IP Expo: Mike Lynch Says The Industry Is Not Playing Nicely
IT departments are facing a time of great risk and great opportunity, Lynch told IP Expo
The industry is scrambling to own its customers’ personal data, and recent wars between Apple and Samsung, and between the EU regulators and Google, show that big firms are not “playing nicely” anymore, Autonomy founder Mike Lynch has told the IP Expo event in London.
He also warned of limitations to the take-up of cloud, and big changes coming from the Internet of things, in a wide-ranging keynote based on his observations since leaving Hewlett-Packard, which bought his Autonony software company for £6.6 billion in 2011.
Limits of the cloud
The cloud is a challenge to the old-fashioned software vendors who want to gouge their customers, but there are still plenty of barriers that mean not everything will end up in the cloud, said Lynch. For instance, while new applications can be put easily onto the cloud, older stuff that works well in-house, such as ERP systems, will be very resistant to change.
Hardware manufacturers risk being left behind in a “re-ordering of the industry”, as the big players like Google and Facebook use commodity servers and re-define what they want through initiatives like Open Compute. These moves are destroying hardware margins, and might simply route around the traditional hardware vendors if they can’t adapt, he warned.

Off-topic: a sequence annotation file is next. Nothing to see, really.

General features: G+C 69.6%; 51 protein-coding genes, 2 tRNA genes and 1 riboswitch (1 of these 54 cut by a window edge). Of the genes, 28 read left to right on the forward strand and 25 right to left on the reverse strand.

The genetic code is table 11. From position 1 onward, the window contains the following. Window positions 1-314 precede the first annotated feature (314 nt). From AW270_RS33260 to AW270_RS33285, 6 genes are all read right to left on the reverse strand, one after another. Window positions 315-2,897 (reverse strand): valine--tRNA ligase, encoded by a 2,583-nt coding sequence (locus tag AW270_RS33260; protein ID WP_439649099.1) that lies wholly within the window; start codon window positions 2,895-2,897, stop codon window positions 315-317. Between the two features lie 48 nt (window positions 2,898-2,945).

In this new world, owning data is important. “Facebook and Google are about that, and Autonomy was about that,” he said. Once data is in the cloud, it is more homogeneous and can be used with better results than if it was hosted in a single company, he said – and vendors are now trying to lock users in at the level of their data, instead of at hardware or software levels.
Despite all this, there is a “phenomenal opportunity” for IT managers, he said. “Ten years ago, people thought IT was done,” he said. Thanks to the development of database applications which solved most of the problems IT had, there was an expectation that IT would become a utility.
This hasn’t happened at all, and IT departments now face big risks and big opportunities, making them far more important to the companies where they reside: “The IT part of the company has become more and more important. We are about to enter a phenomenal new age.”
Among the developments he is watching are Big Data and the Internet of things – which for him add up to an opportunity for companies to increase their revenue. Instead of just selling a product, firms will keep contact with it forever, monitoring and generating new business.
Are you a Google expert? Try our quiz!